What went wrong (and right!) for Abercrombie & Fitch in 2013


Oct. 29 2019, Updated 5:57 p.m. ET

Year-to-date 2013 results

Abercrombie & Fitch (ANF) reported net sales of $1.033 billion for the third quarter of full-year 2013, a decrease of 12% from net sales of $1.170 billion during the third quarter of fiscal 2012. The net sales decrease was attributable to a 14% decrease in total comparable sales, partially offset by new international stores. Including direct-to-consumer sales, U.S. sales decreased 18%, to $674.9 million, and international sales increased 2%, to $358.4 million. The impact of changes in foreign currency benefited sales by approximately $6.6 million for the 13 weeks ended November 2, 2013. Gross profit margin declined to 63.0%, compared to 64.3% for Q3 of full-year 2012 with an operating loss of $35.4 million for Q3 of full-year 2013 compared to operating income of $133.3 million for Q3 of full-year 2012.


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Net Sales 13 Weeks Ended May 4, 2013

Net Sales 13 Weeks Ended August 3, 2013

Net Sales 13 Weeks Ended November 2, 2013                        

Total Net Sales to November 2, 2013

Net Sales





United States





International Stores





Direct to Customer Ops





Source: Company Filings


Engaging a notoriously capricious teenage clientele has never been so hard

Results for the third quarter of fiscal 2013 reflect continued weakness in top line performance, with sales declines across all segments and brands in all quarters except online sales or the “direct to customer ops” segment. The segment reported 34% year-to-date gains in 2013, to $462 million, compared to the comparative period in 2012, whereas net sales overall declined 7%, to $1.5 billion.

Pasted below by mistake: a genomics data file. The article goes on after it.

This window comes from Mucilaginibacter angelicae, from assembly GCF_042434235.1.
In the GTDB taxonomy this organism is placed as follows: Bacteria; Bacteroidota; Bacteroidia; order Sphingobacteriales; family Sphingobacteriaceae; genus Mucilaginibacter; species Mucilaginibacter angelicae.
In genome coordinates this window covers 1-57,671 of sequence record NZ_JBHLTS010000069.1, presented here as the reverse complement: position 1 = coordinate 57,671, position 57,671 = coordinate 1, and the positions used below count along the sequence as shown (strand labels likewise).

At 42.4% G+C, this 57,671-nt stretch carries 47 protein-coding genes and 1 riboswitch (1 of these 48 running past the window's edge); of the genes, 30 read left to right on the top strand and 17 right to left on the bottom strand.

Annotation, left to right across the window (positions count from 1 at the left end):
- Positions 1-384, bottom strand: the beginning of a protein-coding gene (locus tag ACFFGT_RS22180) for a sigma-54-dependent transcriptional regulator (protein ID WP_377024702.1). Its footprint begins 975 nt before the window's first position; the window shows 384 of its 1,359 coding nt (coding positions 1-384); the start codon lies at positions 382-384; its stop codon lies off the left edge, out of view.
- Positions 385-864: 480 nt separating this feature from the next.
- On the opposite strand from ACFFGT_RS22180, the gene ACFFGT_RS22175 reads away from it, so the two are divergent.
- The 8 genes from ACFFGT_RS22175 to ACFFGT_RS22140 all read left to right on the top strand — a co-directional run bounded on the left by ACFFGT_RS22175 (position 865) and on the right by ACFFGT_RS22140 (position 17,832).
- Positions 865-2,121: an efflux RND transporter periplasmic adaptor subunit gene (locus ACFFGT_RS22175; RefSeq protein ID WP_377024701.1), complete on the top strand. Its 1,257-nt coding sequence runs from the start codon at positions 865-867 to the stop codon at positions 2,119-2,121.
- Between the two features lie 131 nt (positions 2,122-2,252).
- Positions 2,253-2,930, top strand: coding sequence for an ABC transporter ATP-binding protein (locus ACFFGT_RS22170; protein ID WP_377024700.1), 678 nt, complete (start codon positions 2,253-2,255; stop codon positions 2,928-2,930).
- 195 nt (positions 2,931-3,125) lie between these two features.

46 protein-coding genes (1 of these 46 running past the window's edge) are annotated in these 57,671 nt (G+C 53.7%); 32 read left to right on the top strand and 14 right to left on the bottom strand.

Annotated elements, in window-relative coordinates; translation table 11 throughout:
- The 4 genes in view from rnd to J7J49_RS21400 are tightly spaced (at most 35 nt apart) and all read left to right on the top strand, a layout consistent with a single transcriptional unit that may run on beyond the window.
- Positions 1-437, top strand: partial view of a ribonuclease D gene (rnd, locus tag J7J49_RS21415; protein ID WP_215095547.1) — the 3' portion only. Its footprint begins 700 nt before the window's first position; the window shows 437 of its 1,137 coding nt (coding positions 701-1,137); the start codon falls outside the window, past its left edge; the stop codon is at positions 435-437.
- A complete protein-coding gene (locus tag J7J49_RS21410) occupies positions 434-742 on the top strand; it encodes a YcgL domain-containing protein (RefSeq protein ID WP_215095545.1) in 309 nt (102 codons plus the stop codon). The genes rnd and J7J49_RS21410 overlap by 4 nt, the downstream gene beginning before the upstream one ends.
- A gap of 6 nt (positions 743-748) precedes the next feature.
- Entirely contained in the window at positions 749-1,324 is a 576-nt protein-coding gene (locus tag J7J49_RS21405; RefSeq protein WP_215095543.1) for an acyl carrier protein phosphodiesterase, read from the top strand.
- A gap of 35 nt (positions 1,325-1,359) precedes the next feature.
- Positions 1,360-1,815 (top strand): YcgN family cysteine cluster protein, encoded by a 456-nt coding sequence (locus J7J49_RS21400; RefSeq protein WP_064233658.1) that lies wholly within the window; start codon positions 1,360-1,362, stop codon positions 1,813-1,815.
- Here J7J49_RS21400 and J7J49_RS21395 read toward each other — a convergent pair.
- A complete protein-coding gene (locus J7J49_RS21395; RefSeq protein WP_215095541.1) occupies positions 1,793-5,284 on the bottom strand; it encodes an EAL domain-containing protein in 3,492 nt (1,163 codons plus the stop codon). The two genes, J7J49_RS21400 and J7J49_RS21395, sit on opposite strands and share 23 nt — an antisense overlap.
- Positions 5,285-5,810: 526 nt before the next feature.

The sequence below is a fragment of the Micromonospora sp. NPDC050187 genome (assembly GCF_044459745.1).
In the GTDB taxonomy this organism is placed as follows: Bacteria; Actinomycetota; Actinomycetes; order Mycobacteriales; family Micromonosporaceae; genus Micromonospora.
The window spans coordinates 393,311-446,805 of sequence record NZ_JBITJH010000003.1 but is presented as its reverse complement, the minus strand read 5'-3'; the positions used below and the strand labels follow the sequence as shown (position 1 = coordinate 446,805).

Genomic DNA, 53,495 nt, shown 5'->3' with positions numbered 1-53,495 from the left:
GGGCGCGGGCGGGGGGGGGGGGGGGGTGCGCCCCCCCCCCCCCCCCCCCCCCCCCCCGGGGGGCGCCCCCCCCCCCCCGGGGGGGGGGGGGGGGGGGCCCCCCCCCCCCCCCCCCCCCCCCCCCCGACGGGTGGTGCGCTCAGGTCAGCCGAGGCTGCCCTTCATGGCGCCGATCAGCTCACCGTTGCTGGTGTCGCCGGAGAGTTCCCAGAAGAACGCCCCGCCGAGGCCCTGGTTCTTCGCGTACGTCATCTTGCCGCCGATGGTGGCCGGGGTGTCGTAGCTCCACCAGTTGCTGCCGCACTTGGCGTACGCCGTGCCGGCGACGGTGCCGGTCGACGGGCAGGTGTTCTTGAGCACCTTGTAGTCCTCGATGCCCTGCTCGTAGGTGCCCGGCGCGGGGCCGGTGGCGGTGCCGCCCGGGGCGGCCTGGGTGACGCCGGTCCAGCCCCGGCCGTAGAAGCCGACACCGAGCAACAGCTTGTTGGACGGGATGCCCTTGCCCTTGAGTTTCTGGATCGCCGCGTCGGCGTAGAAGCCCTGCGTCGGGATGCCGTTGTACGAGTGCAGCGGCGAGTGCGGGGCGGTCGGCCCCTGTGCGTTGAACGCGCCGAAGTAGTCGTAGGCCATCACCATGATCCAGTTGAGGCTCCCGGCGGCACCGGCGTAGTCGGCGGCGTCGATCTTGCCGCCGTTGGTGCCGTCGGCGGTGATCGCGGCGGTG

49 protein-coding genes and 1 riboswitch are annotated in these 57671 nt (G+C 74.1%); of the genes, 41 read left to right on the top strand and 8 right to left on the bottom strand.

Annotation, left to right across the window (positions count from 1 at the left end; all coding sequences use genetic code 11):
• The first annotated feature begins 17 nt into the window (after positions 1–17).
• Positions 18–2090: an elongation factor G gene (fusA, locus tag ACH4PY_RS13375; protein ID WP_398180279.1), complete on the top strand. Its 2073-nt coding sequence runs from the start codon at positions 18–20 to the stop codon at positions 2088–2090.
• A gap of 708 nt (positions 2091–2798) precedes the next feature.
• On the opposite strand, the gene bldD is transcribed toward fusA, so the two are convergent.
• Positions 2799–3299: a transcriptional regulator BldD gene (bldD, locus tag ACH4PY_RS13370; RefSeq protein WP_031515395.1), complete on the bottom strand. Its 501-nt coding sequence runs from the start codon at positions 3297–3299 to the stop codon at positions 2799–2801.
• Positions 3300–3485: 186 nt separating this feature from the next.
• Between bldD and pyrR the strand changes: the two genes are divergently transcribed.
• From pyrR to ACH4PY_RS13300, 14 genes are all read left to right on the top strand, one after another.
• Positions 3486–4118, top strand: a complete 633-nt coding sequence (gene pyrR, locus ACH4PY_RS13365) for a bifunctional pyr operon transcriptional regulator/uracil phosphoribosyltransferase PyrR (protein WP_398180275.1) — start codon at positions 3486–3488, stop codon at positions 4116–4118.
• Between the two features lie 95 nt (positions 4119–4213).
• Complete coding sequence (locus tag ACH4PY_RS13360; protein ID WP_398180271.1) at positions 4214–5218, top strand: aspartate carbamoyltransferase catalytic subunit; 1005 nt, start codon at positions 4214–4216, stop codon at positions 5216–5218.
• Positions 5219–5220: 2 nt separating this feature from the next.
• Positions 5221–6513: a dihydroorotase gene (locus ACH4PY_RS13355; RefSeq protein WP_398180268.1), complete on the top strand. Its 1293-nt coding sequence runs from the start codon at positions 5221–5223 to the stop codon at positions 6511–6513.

YoY Growth % 13 Weeks Ended May 4, 2013

YoY Growth %  13 Weeks Ended August 3, 2013

YoY Growth %  13 Weeks Ended November 2, 2013                        

YoY Growth % to Nov 2 2013

Net Sales





United States





International stores





Direct to Customer Ops





Source: Company Filings


Chief reasons why teen retailers were out of favor last year

  1. Being more responsive to changing trends with a lower turnaround time, fast fashion brands like Zara & H&M (both private) continue to benefit from design and supply chain efficiencies at the expense of brands like Abercrombie & Fitch (ANF) and American Eagle Outfitters (AEO), which are now increasingly perceived as “unhip.”
  2. Higher unemployment rates at 25% among 16-to-19-year-olds last summer also impacted sales significantly. “The reasons for the weak traffic we’ve seen in the U.S. are not entirely clear. Our best theory is that while consumers in general are feeling better about the overall economic environment, it’s less the case for the young consumer,” said Abercrombie chief executive officer Mike Jeffries in a conference call.
  3. Teenagers are more likely to follow brands with a high social media profile, like Juicy Couture (FNP). The rise of mobile commerce and use of smartphones require fashion brands to also invest in mobile sites or they risk being left out in the cold.
  4. The elephant in the room could be Amazon (AMZN), whose New York studio is the centerpiece of Amazon’s bid to become the go-to stop for web shoppers looking to fill their wardrobe. And Amazon is betting that its huge studio investment—the company wouldn’t disclose the cost—will give it an advantage over brick-and-mortar retailers.

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